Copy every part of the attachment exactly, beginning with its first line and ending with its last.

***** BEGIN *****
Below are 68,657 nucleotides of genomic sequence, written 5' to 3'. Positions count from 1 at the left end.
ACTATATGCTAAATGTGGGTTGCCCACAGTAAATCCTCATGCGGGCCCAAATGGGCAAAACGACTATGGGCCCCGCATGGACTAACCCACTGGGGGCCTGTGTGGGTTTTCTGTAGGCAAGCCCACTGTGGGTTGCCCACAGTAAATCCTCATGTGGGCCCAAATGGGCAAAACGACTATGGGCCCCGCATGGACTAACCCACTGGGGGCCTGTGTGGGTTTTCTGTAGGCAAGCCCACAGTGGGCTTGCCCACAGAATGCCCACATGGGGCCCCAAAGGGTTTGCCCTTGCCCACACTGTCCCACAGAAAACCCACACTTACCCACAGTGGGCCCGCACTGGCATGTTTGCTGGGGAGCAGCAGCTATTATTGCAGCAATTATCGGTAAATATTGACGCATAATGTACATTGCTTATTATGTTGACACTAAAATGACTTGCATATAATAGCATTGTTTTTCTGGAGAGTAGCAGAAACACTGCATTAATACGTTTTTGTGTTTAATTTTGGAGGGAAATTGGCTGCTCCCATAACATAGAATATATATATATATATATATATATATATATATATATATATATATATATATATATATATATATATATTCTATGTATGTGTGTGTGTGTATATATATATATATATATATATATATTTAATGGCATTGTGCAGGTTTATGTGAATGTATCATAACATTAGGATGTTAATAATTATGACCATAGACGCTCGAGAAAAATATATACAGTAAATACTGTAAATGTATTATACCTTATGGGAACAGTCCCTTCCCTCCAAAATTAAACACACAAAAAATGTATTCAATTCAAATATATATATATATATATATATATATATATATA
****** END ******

Below are 68,657 nucleotides of genomic sequence, written 5' to 3'. Positions count from 1 at the left end.
ACTATATGCTAAATGTGGGTTGCCCACAGTAAATCCTCATGCGGGCCCAAATGGGCAAAACGACTATGGGCCCCGCATGGACTAACCCACTGGGGGCCTGTGTGGGTTTTCTGTAGGCAAGCCCACTGTGGGTTGCCCACAGTAAATCCTCATGTGGGCCCAAATGGGCAAAACGACTATGGGCCCCGCATGGACTAACCCACTGGGGGCCTGTGTGGGTTTTCTGTAGGCAAGCCCACAGTGGGCTTGCCCACAGAATGCCCACATGGGGCCCCAAAGGGTTTGCCCTTGCCCACACTGTCCCACAGAAAACCCACACTTACCCACAGTGGGCCCGCACTGGCATGTTTGCTGGGGAGCAGCAGCTATTATTGCAGCAATTATCGGTAAATATTGACGCATAATGTACATTGCTTATTATGTTGACACTAAAATGACTTGCATATAATAGCATTGTTTTTCTGGAGAGTAGCAGAAACACTGCATTAATACGTTTTTGTGTTTAATTTTGGAGGGAAATTGGCTGCTCCCATAACATAGAATATATATATATATATATATATATATATATATATATATATATATATATATATATATATATATATATTCTATGTATGTGTGTGTGTGTATATATATATATATATATATATATATTTAATGGCATTGTGCAGGTTTATGTGAATGTATCATAACATTAGGATGTTAATAATTATGACCATAGACGCTCGAGAAAAATATATACAGTAAATACTGTAAATGTATTATACCTTATGGGAACAGTCCCTTCCCTCCAAAATTAAACACACAAAAAATGTATTCAATTCAAATATATATATATATATATATATATATATATATA